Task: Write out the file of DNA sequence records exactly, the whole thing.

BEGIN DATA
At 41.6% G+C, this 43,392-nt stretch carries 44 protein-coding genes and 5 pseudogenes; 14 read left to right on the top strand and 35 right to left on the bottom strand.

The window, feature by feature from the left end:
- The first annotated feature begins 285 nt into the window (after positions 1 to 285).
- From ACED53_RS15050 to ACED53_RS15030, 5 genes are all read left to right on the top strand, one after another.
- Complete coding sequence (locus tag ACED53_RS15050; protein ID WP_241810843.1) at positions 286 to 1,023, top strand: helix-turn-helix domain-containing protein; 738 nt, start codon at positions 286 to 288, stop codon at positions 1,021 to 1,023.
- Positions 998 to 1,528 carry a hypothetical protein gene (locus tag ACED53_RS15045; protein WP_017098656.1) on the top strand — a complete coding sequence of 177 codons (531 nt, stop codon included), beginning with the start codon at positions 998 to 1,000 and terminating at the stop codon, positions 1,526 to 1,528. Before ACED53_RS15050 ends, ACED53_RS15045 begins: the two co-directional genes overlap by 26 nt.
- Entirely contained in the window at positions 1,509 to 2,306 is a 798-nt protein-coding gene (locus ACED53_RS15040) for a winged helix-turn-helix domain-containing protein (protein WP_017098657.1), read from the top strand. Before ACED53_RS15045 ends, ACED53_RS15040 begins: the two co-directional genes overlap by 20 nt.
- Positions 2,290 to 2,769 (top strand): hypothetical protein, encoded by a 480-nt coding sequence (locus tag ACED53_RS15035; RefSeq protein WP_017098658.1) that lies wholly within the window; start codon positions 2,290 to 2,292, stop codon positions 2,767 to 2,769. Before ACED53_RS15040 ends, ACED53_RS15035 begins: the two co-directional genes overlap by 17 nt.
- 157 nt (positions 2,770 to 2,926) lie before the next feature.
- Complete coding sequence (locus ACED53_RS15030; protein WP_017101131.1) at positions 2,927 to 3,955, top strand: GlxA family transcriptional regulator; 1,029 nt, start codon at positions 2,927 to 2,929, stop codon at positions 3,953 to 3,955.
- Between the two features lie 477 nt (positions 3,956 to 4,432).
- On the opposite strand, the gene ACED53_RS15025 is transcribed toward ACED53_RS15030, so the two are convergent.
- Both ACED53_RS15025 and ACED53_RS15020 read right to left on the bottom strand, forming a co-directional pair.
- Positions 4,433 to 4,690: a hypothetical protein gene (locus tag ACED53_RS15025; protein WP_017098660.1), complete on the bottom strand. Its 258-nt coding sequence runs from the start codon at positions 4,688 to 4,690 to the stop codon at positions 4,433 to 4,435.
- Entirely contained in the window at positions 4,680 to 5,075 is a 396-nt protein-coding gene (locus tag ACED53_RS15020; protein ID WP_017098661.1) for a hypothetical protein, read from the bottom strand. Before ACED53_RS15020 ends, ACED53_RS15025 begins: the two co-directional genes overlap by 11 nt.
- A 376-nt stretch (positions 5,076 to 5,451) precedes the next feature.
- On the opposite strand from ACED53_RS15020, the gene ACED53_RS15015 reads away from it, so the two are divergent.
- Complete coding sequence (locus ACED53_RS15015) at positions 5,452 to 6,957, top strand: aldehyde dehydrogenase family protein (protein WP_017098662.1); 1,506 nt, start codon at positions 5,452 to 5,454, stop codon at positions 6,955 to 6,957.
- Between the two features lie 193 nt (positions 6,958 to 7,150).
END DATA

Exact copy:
At 41.6% G+C, this 43,392-nt stretch carries 44 protein-coding genes and 5 pseudogenes; 14 read left to right on the top strand and 35 right to left on the bottom strand.

The window, feature by feature from the left end:
- The first annotated feature begins 285 nt into the window (after positions 1 to 285).
- From ACED53_RS15050 to ACED53_RS15030, 5 genes are all read left to right on the top strand, one after another.
- Complete coding sequence (locus tag ACED53_RS15050; protein ID WP_241810843.1) at positions 286 to 1,023, top strand: helix-turn-helix domain-containing protein; 738 nt, start codon at positions 286 to 288, stop codon at positions 1,021 to 1,023.
- Positions 998 to 1,528 carry a hypothetical protein gene (locus tag ACED53_RS15045; protein WP_017098656.1) on the top strand — a complete coding sequence of 177 codons (531 nt, stop codon included), beginning with the start codon at positions 998 to 1,000 and terminating at the stop codon, positions 1,526 to 1,528. Before ACED53_RS15050 ends, ACED53_RS15045 begins: the two co-directional genes overlap by 26 nt.
- Entirely contained in the window at positions 1,509 to 2,306 is a 798-nt protein-coding gene (locus ACED53_RS15040) for a winged helix-turn-helix domain-containing protein (protein WP_017098657.1), read from the top strand. Before ACED53_RS15045 ends, ACED53_RS15040 begins: the two co-directional genes overlap by 20 nt.
- Positions 2,290 to 2,769 (top strand): hypothetical protein, encoded by a 480-nt coding sequence (locus tag ACED53_RS15035; RefSeq protein WP_017098658.1) that lies wholly within the window; start codon positions 2,290 to 2,292, stop codon positions 2,767 to 2,769. Before ACED53_RS15040 ends, ACED53_RS15035 begins: the two co-directional genes overlap by 17 nt.
- 157 nt (positions 2,770 to 2,926) lie before the next feature.
- Complete coding sequence (locus ACED53_RS15030; protein WP_017101131.1) at positions 2,927 to 3,955, top strand: GlxA family transcriptional regulator; 1,029 nt, start codon at positions 2,927 to 2,929, stop codon at positions 3,953 to 3,955.
- Between the two features lie 477 nt (positions 3,956 to 4,432).
- On the opposite strand, the gene ACED53_RS15025 is transcribed toward ACED53_RS15030, so the two are convergent.
- Both ACED53_RS15025 and ACED53_RS15020 read right to left on the bottom strand, forming a co-directional pair.
- Positions 4,433 to 4,690: a hypothetical protein gene (locus tag ACED53_RS15025; protein WP_017098660.1), complete on the bottom strand. Its 258-nt coding sequence runs from the start codon at positions 4,688 to 4,690 to the stop codon at positions 4,433 to 4,435.
- Entirely contained in the window at positions 4,680 to 5,075 is a 396-nt protein-coding gene (locus tag ACED53_RS15020; protein ID WP_017098661.1) for a hypothetical protein, read from the bottom strand. Before ACED53_RS15020 ends, ACED53_RS15025 begins: the two co-directional genes overlap by 11 nt.
- A 376-nt stretch (positions 5,076 to 5,451) precedes the next feature.
- On the opposite strand from ACED53_RS15020, the gene ACED53_RS15015 reads away from it, so the two are divergent.
- Complete coding sequence (locus ACED53_RS15015) at positions 5,452 to 6,957, top strand: aldehyde dehydrogenase family protein (protein WP_017098662.1); 1,506 nt, start codon at positions 5,452 to 5,454, stop codon at positions 6,955 to 6,957.
- Between the two features lie 193 nt (positions 6,958 to 7,150).